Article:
Why Escrows Fall Out
When pending sales go back on the market as an active listing, it arouses suspicions in the neighborhood. Everybody wonders what went wrong?
Buyers get cold feet. In California, standard contracts give buyers 17 days to do inspections. During this time, buyers can cancel a contract for any reason, but the most common is fear of buying a home. During this time period, buyers get their earnest money deposit back for any reason upon cancellation.
To the untrained eye, many homes look the same: four walls, a floor, and a roof. But to a home inspector, every little crack in the wall and every spot on the ceiling could spell trouble. Wet basements, failing roofs and malfunctioning HVAC systems are three significant problems that an average buyer can't reasonably inspect without professional assistance.
Once a home inspector points out problems in a home, buyers tend to panic. All homes have problems, even new homes. Sometimes buyers demand that sellers replace worn appliances or fix pre-existing conditions that make a buyer uncomfortable. Buyers also can ask for a credit from the seller as compensation. If the seller refuses to do either of those options, then the pending sale cancels and the home goes back on the market.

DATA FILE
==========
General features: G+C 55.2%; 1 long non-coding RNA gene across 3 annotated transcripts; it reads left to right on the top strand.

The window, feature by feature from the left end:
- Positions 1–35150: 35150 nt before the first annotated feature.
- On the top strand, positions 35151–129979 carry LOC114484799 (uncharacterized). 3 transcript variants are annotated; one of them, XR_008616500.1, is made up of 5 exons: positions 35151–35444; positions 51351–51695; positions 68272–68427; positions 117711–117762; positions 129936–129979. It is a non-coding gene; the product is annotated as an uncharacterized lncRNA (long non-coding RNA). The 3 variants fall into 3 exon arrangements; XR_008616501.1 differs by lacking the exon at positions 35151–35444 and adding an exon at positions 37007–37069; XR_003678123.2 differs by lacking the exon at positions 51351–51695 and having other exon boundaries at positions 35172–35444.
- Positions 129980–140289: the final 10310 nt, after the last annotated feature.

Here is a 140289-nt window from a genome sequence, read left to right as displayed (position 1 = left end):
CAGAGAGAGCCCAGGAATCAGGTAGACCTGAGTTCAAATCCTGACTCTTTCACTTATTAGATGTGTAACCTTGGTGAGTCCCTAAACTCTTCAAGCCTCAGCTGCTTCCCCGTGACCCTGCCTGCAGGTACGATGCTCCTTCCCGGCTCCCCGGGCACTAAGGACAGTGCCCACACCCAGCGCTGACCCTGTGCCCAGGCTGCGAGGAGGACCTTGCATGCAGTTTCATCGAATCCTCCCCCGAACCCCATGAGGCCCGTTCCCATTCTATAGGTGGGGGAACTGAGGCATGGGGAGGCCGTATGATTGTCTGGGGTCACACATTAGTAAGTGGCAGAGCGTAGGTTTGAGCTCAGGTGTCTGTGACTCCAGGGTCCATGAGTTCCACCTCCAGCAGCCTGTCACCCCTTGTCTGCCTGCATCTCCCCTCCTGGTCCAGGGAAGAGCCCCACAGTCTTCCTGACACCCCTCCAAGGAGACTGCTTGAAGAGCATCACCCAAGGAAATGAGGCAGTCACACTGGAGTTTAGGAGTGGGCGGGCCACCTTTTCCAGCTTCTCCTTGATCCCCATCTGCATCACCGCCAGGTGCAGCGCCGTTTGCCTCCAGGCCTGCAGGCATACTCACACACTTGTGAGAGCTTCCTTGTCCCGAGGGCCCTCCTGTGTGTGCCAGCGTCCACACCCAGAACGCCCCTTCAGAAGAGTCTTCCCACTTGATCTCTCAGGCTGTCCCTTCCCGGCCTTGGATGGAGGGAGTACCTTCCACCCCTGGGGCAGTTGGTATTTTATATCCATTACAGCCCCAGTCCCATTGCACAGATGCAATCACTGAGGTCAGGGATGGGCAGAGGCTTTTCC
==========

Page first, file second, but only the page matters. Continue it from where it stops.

Most home buyers take out a mortgage. To protect the lender's position, the lender will ask a buyer to pay for an appraisal. If the appraisal comes in less than the sales price, here are the options:
Pay the difference in cash or supply the underwriter with comparable sales supporting the sales price, hoping to change the appraised value. Ask the seller to reduce the price.
If the parties cannot agree to work out one of these options, the pending sale will fall apart.
Mortgage Loan Rejection
There are many reasons a loan can be rejected. Until the public records are searched by a title company or lawyer, buyers might not have knowledge of liens or judgments filed against them. Unless these liens are removed, a lender will not lend, and the buyer's loan can be denied.
Buyers who don't know any better sometimes increase their debt ratios by financing large purchases while waiting for their mortgage loan to close. Taking out a loan for a new car or financing the purchase of furniture can make a buyer ineligible for a mortgage loan.
Contingent on Buyer's Home Sale
Buyers can lose a home sale if the contract is contingent upon selling the buyer's home and that home has not sold in the time specified. Few buyers can afford to own two residences at the same time by making double mortgage payments.
Depending on the contingency agreement verbiage, sellers might also retain the right to kick out a contingent buyer and cancel the contract if another buyer wants to buy the home without a contingency.
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